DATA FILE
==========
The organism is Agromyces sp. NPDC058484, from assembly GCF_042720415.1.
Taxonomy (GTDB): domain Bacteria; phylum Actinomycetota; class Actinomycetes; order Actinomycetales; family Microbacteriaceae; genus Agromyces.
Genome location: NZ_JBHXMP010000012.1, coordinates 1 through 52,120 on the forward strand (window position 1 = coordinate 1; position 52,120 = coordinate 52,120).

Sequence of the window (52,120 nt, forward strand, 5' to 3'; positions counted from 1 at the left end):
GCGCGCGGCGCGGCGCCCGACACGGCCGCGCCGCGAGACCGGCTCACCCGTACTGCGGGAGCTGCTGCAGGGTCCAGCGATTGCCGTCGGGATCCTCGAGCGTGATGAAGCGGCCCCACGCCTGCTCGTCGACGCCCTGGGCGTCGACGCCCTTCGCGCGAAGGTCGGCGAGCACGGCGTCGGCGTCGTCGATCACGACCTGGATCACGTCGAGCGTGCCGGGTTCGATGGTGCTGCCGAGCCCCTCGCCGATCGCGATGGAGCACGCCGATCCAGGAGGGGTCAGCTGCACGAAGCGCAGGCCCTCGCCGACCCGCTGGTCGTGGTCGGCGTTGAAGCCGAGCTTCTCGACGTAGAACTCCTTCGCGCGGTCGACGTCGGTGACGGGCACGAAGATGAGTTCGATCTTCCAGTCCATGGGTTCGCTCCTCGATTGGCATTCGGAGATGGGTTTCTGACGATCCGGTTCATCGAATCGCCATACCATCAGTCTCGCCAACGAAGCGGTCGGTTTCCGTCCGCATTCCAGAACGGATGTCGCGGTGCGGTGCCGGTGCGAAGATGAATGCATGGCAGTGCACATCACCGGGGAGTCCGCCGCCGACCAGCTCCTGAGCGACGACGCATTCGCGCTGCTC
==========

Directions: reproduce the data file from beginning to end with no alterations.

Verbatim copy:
The organism is Agromyces sp. NPDC058484, from assembly GCF_042720415.1.
Taxonomy (GTDB): domain Bacteria; phylum Actinomycetota; class Actinomycetes; order Actinomycetales; family Microbacteriaceae; genus Agromyces.
Genome location: NZ_JBHXMP010000012.1, coordinates 1 through 52,120 on the forward strand (window position 1 = coordinate 1; position 52,120 = coordinate 52,120).

Sequence of the window (52,120 nt, forward strand, 5' to 3'; positions counted from 1 at the left end):
GCGCGCGGCGCGGCGCCCGACACGGCCGCGCCGCGAGACCGGCTCACCCGTACTGCGGGAGCTGCTGCAGGGTCCAGCGATTGCCGTCGGGATCCTCGAGCGTGATGAAGCGGCCCCACGCCTGCTCGTCGACGCCCTGGGCGTCGACGCCCTTCGCGCGAAGGTCGGCGAGCACGGCGTCGGCGTCGTCGATCACGACCTGGATCACGTCGAGCGTGCCGGGTTCGATGGTGCTGCCGAGCCCCTCGCCGATCGCGATGGAGCACGCCGATCCAGGAGGGGTCAGCTGCACGAAGCGCAGGCCCTCGCCGACCCGCTGGTCGTGGTCGGCGTTGAAGCCGAGCTTCTCGACGTAGAACTCCTTCGCGCGGTCGACGTCGGTGACGGGCACGAAGATGAGTTCGATCTTCCAGTCCATGGGTTCGCTCCTCGATTGGCATTCGGAGATGGGTTTCTGACGATCCGGTTCATCGAATCGCCATACCATCAGTCTCGCCAACGAAGCGGTCGGTTTCCGTCCGCATTCCAGAACGGATGTCGCGGTGCGGTGCCGGTGCGAAGATGAATGCATGGCAGTGCACATCACCGGGGAGTCCGCCGCCGACCAGCTCCTGAGCGACGACGCATTCGCGCTGCTC